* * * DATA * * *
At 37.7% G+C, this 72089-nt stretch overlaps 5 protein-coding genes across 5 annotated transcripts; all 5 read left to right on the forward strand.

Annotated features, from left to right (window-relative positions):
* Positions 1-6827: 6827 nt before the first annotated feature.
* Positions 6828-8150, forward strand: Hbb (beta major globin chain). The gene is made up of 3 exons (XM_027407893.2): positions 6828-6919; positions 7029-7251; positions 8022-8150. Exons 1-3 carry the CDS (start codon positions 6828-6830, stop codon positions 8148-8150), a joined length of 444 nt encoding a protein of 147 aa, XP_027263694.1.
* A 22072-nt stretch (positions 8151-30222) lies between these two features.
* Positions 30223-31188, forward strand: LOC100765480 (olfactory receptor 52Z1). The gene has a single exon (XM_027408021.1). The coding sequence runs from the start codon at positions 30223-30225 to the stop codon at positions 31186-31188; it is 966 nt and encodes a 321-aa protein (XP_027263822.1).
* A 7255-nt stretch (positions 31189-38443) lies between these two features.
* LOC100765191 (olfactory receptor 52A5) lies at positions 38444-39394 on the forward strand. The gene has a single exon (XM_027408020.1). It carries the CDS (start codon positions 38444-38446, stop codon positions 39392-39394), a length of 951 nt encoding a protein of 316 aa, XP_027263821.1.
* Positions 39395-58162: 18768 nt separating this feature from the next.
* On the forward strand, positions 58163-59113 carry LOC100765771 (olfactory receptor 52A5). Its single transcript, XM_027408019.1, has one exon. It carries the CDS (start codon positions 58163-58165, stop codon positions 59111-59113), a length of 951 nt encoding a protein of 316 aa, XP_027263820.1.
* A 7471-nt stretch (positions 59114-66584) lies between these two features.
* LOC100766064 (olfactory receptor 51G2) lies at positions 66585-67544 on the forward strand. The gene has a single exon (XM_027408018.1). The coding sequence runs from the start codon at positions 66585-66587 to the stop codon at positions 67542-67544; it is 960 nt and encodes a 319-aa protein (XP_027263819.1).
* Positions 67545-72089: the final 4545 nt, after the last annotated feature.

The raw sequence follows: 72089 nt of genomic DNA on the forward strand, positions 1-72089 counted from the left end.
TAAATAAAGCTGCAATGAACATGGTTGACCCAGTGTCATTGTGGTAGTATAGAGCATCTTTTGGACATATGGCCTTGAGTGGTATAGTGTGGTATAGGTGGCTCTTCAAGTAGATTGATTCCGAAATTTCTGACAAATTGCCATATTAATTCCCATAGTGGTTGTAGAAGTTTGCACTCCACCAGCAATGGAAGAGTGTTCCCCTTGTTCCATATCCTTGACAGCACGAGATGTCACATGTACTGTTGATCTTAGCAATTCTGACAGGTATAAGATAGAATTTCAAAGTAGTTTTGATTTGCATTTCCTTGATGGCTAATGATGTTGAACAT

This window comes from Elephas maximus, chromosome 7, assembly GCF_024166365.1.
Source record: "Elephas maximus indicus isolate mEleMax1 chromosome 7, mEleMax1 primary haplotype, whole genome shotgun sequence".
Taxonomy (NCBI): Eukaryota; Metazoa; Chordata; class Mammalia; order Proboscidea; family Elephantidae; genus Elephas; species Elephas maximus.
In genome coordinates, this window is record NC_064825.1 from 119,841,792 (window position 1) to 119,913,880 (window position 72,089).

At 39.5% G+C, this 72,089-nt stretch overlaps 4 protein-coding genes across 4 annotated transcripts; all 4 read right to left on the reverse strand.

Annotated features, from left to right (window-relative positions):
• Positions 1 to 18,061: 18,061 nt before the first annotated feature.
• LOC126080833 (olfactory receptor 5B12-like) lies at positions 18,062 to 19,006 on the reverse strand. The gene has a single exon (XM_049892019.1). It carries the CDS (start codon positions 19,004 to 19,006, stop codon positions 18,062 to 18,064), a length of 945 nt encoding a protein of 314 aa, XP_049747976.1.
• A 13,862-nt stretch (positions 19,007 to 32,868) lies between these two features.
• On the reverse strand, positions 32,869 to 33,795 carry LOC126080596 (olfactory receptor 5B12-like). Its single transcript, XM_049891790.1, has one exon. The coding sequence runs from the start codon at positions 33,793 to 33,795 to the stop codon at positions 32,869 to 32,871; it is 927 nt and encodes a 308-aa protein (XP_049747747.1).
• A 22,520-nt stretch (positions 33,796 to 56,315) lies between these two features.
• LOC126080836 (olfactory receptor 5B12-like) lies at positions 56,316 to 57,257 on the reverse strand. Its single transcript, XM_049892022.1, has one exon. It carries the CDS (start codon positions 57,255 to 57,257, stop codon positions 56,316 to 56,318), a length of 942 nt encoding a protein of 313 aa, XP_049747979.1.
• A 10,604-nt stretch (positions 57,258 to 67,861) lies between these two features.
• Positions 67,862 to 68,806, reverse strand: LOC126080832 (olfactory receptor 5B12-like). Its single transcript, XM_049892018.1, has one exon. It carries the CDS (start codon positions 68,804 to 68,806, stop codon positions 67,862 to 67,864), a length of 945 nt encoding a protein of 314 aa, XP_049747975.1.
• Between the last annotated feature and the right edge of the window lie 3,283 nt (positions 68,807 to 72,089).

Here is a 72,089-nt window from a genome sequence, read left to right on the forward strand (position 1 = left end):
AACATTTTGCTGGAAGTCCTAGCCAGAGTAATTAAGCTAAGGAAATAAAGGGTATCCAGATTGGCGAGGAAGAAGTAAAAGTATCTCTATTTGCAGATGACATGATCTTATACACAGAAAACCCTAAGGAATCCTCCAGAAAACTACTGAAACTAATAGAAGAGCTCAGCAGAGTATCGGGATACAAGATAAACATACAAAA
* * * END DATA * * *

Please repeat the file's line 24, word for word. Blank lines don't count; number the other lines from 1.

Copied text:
• A 13,862-nt stretch (positions 19,007 to 32,868) lies between these two features.